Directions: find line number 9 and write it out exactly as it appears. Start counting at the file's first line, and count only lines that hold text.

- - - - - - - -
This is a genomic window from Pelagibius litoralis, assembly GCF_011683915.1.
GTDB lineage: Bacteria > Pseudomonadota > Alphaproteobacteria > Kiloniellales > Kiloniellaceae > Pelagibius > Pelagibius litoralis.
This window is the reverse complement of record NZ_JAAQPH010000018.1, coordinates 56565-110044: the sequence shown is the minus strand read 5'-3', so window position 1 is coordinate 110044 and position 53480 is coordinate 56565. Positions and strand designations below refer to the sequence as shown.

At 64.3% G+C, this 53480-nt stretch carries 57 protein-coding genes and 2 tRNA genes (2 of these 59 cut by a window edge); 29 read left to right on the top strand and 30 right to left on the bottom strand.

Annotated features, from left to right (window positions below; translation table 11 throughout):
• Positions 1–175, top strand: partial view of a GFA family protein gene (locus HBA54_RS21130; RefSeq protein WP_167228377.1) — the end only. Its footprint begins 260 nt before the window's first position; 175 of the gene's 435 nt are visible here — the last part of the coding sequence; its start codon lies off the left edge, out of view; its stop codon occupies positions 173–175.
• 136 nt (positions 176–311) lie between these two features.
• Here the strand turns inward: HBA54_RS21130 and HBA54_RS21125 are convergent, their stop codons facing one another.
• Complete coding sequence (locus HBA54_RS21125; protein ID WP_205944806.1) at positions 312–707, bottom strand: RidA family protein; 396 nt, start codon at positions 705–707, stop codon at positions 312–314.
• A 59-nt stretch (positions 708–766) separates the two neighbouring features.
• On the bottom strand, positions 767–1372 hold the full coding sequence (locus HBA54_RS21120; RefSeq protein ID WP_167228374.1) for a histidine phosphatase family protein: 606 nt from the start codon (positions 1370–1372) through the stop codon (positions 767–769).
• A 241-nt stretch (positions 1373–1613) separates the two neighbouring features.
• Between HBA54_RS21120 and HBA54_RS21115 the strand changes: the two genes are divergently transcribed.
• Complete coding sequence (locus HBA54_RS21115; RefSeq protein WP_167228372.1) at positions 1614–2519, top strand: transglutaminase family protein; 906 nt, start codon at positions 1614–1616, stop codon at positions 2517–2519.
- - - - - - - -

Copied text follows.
• Complete coding sequence (locus HBA54_RS21125; protein ID WP_205944806.1) at positions 312–707, bottom strand: RidA family protein; 396 nt, start codon at positions 705–707, stop codon at positions 312–314.